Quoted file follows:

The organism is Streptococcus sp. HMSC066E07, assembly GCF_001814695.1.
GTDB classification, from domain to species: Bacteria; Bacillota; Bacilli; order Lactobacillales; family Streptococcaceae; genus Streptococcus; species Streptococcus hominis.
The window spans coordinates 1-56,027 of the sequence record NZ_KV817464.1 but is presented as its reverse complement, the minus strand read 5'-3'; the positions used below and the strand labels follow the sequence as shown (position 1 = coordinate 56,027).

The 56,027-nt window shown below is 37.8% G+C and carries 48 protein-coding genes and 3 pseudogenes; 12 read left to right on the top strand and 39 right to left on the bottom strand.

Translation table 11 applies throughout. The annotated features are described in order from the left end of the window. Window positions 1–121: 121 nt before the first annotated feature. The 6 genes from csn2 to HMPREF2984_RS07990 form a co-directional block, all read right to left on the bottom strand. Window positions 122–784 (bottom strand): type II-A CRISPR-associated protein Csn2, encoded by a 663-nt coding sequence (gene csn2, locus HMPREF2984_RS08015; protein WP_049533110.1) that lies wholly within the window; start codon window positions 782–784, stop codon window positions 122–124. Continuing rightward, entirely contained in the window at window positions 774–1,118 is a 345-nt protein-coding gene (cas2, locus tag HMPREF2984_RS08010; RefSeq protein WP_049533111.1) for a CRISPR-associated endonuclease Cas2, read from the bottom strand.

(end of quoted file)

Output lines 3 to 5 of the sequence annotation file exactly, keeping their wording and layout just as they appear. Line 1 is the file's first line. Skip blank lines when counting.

The window spans coordinates 1-56,027 of the sequence record NZ_KV817464.1 but is presented as its reverse complement, the minus strand read 5'-3'; the positions used below and the strand labels follow the sequence as shown (position 1 = coordinate 56,027).

The 56,027-nt window shown below is 37.8% G+C and carries 48 protein-coding genes and 3 pseudogenes; 12 read left to right on the top strand and 39 right to left on the bottom strand.

Translation table 11 applies throughout. The annotated features are described in order from the left end of the window. Window positions 1–121: 121 nt before the first annotated feature. The 6 genes from csn2 to HMPREF2984_RS07990 form a co-directional block, all read right to left on the bottom strand. Window positions 122–784 (bottom strand): type II-A CRISPR-associated protein Csn2, encoded by a 663-nt coding sequence (gene csn2, locus HMPREF2984_RS08015; protein WP_049533110.1) that lies wholly within the window; start codon window positions 782–784, stop codon window positions 122–124. Continuing rightward, entirely contained in the window at window positions 774–1,118 is a 345-nt protein-coding gene (cas2, locus tag HMPREF2984_RS08010; RefSeq protein WP_049533111.1) for a CRISPR-associated endonuclease Cas2, read from the bottom strand.